Big Ideas are Getting Harder to Find

Research from Stanford economists finds that productivity has not matched the exponential increases in research development, suggesting the next big idea may be harder to formulate.

Big Ideas are Getting Harder to Find
Stanford economists say tremendous continual increases in research and development will be needed to sustain even today’s low rate of economic growth. (Image credit: Shutterstock)

A new study by the Stanford Institute for Economic Policy Research suggests big ideas are nowadays getting harder to find, whereas innovations have become increasingly massive and costly endeavors. Thus, tremendous continual increases in research and development will be needed to reduce today’s low rate of economic growth.

Nowadays, inventing something revolutionary on their own is inconceivable.

Nicholas Bloom, a SIEPR senior fellow said, “It’s certainly true if you go back one or two hundred years, like when Edison invented the light bulb. It’s a massive piece of technology and one guy basically invented it. But while we think of Steve Jobs and the iPhone, it was a team of dozens of people who created the iPhone.”

Understanding nation’s heavy economic growth requires examining research productivity at an total national level. Here, scientists also examined other sectors like technology, medical research, agriculture, and publicly traded firms.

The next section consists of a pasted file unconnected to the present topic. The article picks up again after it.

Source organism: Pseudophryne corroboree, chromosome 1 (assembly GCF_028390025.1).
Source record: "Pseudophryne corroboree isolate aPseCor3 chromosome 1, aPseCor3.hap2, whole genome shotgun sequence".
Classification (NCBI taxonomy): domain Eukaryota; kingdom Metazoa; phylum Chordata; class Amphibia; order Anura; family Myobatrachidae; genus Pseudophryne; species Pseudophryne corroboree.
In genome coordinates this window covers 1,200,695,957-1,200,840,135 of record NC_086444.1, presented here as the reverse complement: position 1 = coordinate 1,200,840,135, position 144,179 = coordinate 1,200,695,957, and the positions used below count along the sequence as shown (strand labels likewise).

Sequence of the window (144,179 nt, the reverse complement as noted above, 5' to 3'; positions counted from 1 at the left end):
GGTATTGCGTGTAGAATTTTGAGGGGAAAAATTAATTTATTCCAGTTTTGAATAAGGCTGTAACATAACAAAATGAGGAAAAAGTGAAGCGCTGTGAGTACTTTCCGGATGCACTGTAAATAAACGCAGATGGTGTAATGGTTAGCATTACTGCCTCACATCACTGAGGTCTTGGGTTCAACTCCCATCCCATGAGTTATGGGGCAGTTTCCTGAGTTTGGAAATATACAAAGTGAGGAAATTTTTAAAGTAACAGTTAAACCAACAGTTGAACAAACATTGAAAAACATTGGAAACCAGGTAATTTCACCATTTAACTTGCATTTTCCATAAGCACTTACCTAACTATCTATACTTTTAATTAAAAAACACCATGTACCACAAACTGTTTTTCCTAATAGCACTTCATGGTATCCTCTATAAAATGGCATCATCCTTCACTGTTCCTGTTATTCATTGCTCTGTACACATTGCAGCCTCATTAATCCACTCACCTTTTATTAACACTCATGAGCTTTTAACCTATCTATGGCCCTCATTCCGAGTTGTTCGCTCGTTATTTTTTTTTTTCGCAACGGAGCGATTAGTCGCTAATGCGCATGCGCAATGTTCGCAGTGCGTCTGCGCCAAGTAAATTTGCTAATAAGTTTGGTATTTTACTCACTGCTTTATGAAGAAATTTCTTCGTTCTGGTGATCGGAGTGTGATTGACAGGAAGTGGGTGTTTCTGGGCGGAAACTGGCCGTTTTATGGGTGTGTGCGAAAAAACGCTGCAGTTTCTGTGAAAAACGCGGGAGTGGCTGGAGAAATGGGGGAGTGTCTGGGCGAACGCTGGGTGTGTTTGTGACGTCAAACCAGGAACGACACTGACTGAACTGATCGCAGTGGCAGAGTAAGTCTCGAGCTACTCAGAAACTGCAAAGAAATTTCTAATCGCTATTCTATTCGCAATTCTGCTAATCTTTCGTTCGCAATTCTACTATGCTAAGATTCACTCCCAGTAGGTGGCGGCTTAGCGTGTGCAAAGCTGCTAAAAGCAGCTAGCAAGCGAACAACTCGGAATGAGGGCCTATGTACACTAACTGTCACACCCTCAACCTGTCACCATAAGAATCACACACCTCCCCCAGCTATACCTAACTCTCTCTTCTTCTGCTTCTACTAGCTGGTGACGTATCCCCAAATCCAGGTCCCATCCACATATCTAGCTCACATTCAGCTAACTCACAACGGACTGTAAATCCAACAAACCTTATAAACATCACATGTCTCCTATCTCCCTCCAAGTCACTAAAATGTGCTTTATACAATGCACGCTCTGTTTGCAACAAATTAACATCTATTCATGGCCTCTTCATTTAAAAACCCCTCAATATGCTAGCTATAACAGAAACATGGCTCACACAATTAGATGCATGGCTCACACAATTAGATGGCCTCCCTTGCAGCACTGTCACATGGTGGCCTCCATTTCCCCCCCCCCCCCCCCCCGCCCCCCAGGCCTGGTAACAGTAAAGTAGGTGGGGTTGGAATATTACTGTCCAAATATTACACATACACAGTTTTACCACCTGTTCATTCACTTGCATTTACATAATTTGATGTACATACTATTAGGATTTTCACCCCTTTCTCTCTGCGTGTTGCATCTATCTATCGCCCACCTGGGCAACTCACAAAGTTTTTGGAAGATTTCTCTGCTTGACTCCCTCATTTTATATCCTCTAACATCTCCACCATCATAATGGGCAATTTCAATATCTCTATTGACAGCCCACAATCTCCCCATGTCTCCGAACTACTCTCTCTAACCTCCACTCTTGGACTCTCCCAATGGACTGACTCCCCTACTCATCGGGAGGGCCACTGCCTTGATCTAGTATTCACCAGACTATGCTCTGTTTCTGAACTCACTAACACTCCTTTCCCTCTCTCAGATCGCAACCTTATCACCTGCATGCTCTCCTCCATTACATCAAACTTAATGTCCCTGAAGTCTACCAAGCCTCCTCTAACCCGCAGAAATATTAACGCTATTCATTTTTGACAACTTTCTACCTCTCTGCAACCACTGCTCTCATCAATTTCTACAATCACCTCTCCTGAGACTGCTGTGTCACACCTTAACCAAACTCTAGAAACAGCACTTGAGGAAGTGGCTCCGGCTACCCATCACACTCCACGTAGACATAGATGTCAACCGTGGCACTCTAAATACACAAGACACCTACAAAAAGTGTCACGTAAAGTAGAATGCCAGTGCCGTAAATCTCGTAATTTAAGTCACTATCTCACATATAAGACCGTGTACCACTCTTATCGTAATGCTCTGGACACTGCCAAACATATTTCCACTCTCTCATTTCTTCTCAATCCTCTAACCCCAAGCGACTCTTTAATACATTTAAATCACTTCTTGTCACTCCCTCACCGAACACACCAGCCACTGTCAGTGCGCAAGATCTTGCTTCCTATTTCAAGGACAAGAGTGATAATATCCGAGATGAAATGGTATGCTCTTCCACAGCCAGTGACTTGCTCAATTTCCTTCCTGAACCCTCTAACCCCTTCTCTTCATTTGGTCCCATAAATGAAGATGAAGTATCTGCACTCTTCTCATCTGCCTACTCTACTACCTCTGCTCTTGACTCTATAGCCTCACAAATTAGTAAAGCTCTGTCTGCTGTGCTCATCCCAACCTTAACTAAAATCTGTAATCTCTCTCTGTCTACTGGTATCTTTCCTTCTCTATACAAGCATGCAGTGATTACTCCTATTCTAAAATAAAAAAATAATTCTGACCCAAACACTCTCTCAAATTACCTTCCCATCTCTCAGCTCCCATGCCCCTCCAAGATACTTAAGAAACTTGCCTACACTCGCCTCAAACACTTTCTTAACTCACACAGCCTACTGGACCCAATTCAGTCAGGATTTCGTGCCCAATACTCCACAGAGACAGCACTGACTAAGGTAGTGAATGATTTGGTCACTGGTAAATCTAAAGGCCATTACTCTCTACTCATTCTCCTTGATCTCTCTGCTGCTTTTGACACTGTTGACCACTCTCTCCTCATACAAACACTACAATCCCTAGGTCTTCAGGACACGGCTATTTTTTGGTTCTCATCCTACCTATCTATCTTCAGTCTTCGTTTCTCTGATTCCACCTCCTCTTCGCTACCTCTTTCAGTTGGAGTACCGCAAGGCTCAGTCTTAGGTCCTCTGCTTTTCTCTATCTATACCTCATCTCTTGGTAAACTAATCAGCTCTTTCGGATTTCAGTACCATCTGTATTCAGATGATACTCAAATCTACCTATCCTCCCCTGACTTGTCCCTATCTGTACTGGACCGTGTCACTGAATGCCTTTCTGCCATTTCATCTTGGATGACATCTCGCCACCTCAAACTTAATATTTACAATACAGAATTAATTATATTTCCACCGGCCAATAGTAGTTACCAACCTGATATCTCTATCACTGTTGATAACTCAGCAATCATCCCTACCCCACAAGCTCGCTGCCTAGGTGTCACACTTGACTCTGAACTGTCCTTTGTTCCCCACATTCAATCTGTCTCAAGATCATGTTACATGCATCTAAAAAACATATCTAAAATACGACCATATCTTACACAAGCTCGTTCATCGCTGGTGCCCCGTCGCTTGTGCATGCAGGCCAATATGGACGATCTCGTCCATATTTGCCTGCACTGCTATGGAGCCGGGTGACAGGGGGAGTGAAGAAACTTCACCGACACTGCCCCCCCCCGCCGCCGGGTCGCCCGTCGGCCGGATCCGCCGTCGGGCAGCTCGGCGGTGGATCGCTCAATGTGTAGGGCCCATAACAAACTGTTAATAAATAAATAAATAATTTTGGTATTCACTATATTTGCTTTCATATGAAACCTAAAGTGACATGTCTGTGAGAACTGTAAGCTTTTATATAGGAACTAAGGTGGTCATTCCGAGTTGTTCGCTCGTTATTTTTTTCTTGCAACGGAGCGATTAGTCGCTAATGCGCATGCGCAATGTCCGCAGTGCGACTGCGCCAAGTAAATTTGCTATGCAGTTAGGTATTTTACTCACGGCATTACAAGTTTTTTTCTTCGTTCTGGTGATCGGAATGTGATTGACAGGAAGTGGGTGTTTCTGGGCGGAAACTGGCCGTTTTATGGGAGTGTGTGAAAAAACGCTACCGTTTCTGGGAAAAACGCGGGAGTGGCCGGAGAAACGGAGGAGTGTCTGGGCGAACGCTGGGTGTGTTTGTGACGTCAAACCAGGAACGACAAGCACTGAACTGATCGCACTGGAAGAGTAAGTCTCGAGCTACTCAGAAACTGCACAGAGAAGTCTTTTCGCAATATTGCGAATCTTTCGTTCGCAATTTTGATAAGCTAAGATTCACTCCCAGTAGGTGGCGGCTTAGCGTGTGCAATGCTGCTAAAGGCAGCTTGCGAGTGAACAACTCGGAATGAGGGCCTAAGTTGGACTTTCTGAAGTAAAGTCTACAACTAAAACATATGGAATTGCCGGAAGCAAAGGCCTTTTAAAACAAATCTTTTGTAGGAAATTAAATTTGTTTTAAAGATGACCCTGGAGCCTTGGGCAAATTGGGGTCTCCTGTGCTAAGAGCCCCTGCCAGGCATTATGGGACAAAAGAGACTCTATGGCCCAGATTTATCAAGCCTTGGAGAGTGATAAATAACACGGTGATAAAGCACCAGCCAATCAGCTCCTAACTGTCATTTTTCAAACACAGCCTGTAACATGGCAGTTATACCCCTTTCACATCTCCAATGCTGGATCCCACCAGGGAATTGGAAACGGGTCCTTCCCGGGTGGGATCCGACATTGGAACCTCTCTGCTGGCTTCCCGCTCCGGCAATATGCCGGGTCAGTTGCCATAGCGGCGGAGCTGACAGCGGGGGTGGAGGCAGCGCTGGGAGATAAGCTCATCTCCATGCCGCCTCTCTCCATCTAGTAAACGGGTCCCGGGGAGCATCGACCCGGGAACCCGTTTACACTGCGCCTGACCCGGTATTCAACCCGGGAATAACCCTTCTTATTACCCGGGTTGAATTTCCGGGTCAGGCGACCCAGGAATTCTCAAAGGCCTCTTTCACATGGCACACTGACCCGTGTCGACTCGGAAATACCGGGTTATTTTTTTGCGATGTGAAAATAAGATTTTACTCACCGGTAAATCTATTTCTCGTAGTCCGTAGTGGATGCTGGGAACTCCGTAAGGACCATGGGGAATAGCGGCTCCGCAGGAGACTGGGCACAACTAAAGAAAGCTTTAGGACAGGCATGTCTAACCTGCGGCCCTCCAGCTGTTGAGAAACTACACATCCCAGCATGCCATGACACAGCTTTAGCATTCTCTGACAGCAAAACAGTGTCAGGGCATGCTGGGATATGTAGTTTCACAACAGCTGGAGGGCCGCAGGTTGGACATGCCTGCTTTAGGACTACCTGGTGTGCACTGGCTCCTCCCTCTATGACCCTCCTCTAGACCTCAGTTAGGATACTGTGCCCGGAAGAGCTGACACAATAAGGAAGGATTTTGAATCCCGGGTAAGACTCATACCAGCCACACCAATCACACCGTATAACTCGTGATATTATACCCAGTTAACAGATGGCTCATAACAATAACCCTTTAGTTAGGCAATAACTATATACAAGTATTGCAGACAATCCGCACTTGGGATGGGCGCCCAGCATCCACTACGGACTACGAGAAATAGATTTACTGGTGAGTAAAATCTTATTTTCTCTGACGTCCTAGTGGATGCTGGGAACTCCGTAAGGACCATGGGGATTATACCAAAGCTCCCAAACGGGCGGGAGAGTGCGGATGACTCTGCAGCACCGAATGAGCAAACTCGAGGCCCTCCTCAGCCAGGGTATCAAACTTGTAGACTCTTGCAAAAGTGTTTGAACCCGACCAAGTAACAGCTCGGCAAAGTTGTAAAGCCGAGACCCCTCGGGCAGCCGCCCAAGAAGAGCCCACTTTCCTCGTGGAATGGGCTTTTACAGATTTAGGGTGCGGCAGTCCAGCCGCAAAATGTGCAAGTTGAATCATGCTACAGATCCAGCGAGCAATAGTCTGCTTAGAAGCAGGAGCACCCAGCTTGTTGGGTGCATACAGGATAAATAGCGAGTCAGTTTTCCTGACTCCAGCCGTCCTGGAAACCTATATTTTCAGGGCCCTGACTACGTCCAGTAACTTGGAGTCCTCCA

Scientists simply followed a concept that economic growth comes from people creating big ideas. Means, if you have a more growing idea, you will have more economic growth.

Bloom said, “It’s getting harder and harder to make new ideas, and the economy is compensating for that. The only way we’ve been able to roughly keep up growth is to throw more and more scientists at it.”

Scientists started their study a year ago. They wanted to know, ‘Is the Productivity Slowdown for Real?’ He admits the paper and analysis has dampened his earlier, more optimistic position.

After speaking on a panel at the SIEPR economic summit, Bloom seems more positive about the nation’s productivity. He even caricatured ways of looking at U.S. productivity levels and contended the up-and-down swings between 1950 and 2010 did not necessarily signal a long-running trend of slow productivity growth. He thought we are far near to recover a huge global recession.

But now, he came to know that the research productivity is actually dropping for decades. They found that the standard assumption in growth models is associated with a constant rate of productivity.

While looking at other sectors, such as in agriculture, scientists used crop yields of corn, soybeans, wheat, and cotton. They then compared all these crop yields with research expenditures directed at improving yields, including cross-breeding, bioengineering, crop protection, and maintenance.

They found the research productivity in agriculture fell by about 4 to 6 percent per year. A similar pattern found in the medical fields too.

When turning to publicly traded companies, there was a continuous rise in research productivity since 1980. But, almost 85 percent of the firms showed steady, rapid declines in productivity while their spending in R&D rose.

Means, this overall study suggests research productivity for firms fell, on average, about 10 percent per year. Scientists think it may take 15 times more researchers today to produce the same rate of economic growth.